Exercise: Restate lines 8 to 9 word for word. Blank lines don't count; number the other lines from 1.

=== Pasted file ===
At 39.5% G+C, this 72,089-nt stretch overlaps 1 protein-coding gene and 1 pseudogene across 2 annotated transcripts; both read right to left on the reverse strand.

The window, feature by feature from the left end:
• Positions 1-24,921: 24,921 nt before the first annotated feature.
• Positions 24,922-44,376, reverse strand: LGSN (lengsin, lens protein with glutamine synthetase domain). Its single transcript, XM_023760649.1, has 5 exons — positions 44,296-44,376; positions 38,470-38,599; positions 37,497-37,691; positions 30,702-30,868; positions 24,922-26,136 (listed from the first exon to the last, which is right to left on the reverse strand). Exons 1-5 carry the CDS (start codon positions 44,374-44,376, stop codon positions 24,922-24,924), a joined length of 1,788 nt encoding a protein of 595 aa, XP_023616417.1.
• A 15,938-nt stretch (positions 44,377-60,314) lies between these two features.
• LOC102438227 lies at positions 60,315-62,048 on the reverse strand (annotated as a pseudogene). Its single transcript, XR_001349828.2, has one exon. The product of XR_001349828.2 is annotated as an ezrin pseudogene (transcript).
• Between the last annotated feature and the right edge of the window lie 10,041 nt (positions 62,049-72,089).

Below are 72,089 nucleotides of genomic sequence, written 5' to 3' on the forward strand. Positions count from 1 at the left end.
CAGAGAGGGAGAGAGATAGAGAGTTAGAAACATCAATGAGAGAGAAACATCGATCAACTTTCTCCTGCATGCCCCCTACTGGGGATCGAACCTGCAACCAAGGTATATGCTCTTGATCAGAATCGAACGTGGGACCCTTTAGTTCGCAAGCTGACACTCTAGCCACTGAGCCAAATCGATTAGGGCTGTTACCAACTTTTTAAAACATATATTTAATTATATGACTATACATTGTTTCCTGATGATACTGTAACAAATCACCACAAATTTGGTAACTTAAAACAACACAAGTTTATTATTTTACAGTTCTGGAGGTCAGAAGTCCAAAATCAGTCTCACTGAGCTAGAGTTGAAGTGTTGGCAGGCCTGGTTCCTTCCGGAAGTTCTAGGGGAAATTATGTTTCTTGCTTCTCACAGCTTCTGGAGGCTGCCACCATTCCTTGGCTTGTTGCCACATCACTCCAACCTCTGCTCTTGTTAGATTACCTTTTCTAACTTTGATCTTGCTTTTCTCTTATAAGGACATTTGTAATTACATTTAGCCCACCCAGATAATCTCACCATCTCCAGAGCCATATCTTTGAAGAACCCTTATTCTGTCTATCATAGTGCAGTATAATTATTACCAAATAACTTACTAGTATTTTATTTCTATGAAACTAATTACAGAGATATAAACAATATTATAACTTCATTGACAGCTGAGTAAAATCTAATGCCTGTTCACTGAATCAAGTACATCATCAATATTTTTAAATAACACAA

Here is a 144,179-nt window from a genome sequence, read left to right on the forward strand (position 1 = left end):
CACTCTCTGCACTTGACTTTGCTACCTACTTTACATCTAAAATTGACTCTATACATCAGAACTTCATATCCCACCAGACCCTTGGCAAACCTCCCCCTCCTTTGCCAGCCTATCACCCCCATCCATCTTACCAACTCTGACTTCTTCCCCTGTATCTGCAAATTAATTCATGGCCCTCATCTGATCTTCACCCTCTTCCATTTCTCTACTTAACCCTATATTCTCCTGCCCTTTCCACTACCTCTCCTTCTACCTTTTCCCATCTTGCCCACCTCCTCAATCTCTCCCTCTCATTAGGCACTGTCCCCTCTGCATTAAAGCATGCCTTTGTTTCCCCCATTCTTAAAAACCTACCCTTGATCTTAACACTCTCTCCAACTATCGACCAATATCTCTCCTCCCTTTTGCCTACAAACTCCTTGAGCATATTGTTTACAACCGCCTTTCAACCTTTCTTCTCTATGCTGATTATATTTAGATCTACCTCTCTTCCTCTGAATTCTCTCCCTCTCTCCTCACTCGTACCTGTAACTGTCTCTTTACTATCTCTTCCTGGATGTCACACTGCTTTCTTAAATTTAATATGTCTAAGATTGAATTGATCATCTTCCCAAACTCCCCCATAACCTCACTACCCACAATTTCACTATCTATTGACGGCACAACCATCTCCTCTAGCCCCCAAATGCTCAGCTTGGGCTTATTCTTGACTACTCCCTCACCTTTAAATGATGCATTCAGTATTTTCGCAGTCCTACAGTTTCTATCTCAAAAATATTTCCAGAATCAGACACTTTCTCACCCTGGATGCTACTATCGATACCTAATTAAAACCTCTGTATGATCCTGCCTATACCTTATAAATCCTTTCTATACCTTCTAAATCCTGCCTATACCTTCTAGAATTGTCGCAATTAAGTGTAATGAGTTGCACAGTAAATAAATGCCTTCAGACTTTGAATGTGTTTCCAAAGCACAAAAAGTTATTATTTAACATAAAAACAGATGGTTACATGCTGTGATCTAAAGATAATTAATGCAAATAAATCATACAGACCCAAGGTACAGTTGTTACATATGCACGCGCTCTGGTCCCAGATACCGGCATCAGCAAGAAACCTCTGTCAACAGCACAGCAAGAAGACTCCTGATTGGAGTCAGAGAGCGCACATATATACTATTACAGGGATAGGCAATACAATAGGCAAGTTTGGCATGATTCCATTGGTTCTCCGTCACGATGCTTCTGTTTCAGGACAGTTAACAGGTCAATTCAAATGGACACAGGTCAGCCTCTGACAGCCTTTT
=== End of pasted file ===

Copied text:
Below are 72,089 nucleotides of genomic sequence, written 5' to 3' on the forward strand. Positions count from 1 at the left end.
CAGAGAGGGAGAGAGATAGAGAGTTAGAAACATCAATGAGAGAGAAACATCGATCAACTTTCTCCTGCATGCCCCCTACTGGGGATCGAACCTGCAACCAAGGTATATGCTCTTGATCAGAATCGAACGTGGGACCCTTTAGTTCGCAAGCTGACACTCTAGCCACTGAGCCAAATCGATTAGGGCTGTTACCAACTTTTTAAAACATATATTTAATTATATGACTATACATTGTTTCCTGATGATACTGTAACAAATCACCACAAATTTGGTAACTTAAAACAACACAAGTTTATTATTTTACAGTTCTGGAGGTCAGAAGTCCAAAATCAGTCTCACTGAGCTAGAGTTGAAGTGTTGGCAGGCCTGGTTCCTTCCGGAAGTTCTAGGGGAAATTATGTTTCTTGCTTCTCACAGCTTCTGGAGGCTGCCACCATTCCTTGGCTTGTTGCCACATCACTCCAACCTCTGCTCTTGTTAGATTACCTTTTCTAACTTTGATCTTGCTTTTCTCTTATAAGGACATTTGTAATTACATTTAGCCCACCCAGATAATCTCACCATCTCCAGAGCCATATCTTTGAAGAACCCTTATTCTGTCTATCATAGTGCAGTATAATTATTACCAAATAACTTACTAGTATTTTATTTCTATGAAACTAATTACAGAGATATAAACAATATTATAACTTCATTGACAGCTGAGTAAAATCTAATGCCTGTTCACTGAATCAAGTACATCATCAATATTTTTAAATAACACAA